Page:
1.The applicant through a Notice of Motion dated 11.07.2023 has approached this Court invoking the provisions of Article 165(6) of the Constitution of Kenya, Sections 1A, 1B,3A and 45 of the Civil Procedure Act for the following reliefs namely: -i.Spentii.That this Hon. Court be pleased to review and set aside the committal order made on 11.07.2023 made against the applicant for an initial period of 30 days.iii.That this court do make a declaration that committal to civil jail is an execution measure of last resort.iv.That this court do admit the proposal made by the applicant to pay a sum of 1 million shillings within 14 days and thereafter a quarterly payment of Kshs. 500,000 until payment is made in full.v.That cost be provided for.
2.This application is grounded on the following grounds;i.That the applicant has been committed to a civil jail for an outstanding amount of Kshs. 10,353,383 in Kitui CMCC No. 67 of 2019.ii.That the Lower Court issued a warrant of arrest on 27/6/2023 but the applicant presented himself on 11th July, 2023 before the trial court.iii.That the applicant does not challenge the validity of the judgement and wishes to settle the debt but he is currently incapable.iv.That he made a decent proposal to pay the decretal sum before the trial court and that unless he is released, he will suffer irreparable harm and will not get funds to pay.v.That this Hon. Court should allow him to pay 1 million shillings within 14 days and the remaining sum be liquidated through a quarterly payment of Kshs. 500,000.vi.That the applicant is interested to engage the Respondent for a workable formula to settle the debt.vii.That the Respondent has not attempted other modes of execution and that committal to civil jail should be a measure of last resort.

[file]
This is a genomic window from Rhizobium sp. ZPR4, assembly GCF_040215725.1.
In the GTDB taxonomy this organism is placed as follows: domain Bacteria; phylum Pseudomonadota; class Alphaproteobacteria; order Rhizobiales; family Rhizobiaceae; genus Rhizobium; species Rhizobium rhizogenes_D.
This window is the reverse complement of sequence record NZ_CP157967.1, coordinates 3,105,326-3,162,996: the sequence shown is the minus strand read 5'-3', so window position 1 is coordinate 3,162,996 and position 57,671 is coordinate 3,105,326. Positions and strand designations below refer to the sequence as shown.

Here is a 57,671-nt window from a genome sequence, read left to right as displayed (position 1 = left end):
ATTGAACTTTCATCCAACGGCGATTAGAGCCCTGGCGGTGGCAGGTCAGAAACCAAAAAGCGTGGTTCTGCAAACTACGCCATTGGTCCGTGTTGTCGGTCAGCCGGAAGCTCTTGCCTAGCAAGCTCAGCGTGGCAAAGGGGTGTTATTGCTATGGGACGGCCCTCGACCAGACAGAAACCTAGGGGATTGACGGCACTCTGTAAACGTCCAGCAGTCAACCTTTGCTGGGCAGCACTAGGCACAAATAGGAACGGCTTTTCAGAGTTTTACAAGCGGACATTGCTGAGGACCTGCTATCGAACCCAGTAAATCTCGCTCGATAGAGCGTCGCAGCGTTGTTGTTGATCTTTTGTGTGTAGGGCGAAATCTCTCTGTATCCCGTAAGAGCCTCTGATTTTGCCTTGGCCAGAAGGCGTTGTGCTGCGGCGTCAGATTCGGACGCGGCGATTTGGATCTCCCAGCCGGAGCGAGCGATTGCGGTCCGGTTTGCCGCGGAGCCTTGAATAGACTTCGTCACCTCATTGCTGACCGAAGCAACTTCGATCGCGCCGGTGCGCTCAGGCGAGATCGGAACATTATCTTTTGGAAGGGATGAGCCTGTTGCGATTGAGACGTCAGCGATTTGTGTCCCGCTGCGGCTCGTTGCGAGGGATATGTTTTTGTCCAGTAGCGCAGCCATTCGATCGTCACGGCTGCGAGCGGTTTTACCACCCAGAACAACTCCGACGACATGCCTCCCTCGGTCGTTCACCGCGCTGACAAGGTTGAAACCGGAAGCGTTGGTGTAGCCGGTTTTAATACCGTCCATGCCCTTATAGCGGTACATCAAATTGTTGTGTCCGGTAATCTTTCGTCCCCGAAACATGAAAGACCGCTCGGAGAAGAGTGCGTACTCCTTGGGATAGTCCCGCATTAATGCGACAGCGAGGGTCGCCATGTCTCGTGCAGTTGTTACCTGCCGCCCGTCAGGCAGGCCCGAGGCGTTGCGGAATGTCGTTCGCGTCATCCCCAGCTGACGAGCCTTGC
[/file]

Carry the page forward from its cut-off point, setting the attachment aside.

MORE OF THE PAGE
3.The applicant has sworn an affidavit majorly reiterating the above grounds contending that the respondent will not suffer any prejudice.
4.In his oral submissions through learned Counsels M/s Mati and Mutunga, the applicant submits that committing one civil jail in execution of a decree is not fair. They ask this court to invoke its supervisory jurisdiction over the trial court under Article 165(6) of the Constitution of Kenya.
6.The applicants counsel while holding that they were not challenging the process of execution, they in the same vein. They fault the trial court for not complying with the provisions of Section 38 of Civil Procedure Act in ordering the applicant to be committed to civil jail. Section 38 deals with the procedure of execution which includes committal to avoid jail.
7.They submit that they are not questioning the validity of the judgment and decree but faults the Respondent for failing to prove that the applicant had means to satisfy the decree and that the procedure to commit one to civil jail should not be used as a punitive measure.
8.They contend that committing one to civil jail should be used as a last resort and cites the decision of Rossana Pluda Moi -vs-philip Kipchirchir Moi (nbi H.c. Divorce Cause No. 154 Of2008) to back up their contention.